Carbon dioxide and other gases keep our planet warm and habitable by trapping heat from the sun in the atmosphere.
A very high concentration of these gases in the atmosphere, however, increases the average temperature of our planet resulting in undesirable consequences like melting of ice-caps and flooding of coastal areas. This phenomenon is called global warming and gases like carbon dioxide are called green house gases.
Source: 1. Arctic Climate Impact Assessment. 2004. Impacts of a Warming Arctic. Cambridge, UK: Cambridge University Press. Also quoted in Time Magazine, Vicious Cycles, Missy Adams, March 26, 2006. 2. Washington Post, "Debate on Climate Shifts to Issue of Irreparable Change," Juliet Eilperin, January 29, 2006, Page A1. 3. Emanuel, K. 2005. Increasing destructiveness of tropical cyclones over the past 30 years. Nature 436: 686-688.
Fossil fuels like coal, gas and oil release large amounts of carbon dioxide and other greenhouse gases into our atmosphere. Scientists attribute the cause of global warming to such man-made emissions.
Source: According to the Intergovernmental Panel on Climate Change (IPCC), this era of global warming "is unlikely to be entirely natural in origin" and "the balance of evidence suggests a discernible human influence of the global climate."
The concentration of carbon dioxide has cycled between 200 to 300 ppm over the past 400,000 years, but never has it reached the current levels of 385 ppm. This increase in CO2 concentration is especially visible since the industrial revolution. Carbon dioxide concentraion in the atmosphere will continue to rise if no action is taken. It is recommended that this concentration be brought down to at least 350 ppm to preserve our planet.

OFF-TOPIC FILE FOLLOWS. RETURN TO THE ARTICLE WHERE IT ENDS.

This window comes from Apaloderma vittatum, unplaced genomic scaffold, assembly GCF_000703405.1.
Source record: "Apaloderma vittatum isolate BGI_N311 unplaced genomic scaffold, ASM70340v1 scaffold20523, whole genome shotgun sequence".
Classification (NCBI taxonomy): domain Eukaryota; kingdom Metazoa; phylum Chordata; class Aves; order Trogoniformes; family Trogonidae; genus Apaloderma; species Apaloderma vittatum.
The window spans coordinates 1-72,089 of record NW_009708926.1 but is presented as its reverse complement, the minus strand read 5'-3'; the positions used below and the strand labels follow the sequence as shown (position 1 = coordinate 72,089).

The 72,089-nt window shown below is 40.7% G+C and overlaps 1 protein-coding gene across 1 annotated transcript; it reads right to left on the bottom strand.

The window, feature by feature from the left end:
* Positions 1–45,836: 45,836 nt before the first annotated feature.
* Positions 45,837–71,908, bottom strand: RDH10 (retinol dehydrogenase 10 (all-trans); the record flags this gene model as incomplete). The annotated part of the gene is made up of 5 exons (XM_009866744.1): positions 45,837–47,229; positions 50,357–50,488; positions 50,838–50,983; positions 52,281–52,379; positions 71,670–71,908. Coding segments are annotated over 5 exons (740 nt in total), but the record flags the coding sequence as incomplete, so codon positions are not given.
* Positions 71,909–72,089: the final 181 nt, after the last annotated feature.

Over the past century, the average surface temperature of Earth has increased by more than 1.3°F (0.74°C). Such a high rate of temperature increase has not been observed before. If we continue to emit CO2 at this rate without restraint, temperatures are expected to rise by an additional 6°F (3.4°C) by the end of this century.
1 KWh of energy produced from fossil fuels like coal and gas releases approximately 0.6 lbs of carbon dioxide into the atmosphere. The average household that consumes 10,000 KWh per year releases 6,000 lbs of carbon dioxide.
The total fossil fuel used in the year 1997 is the result of 422 years of all plant matter that grew on the entire surface and oceans of the earth.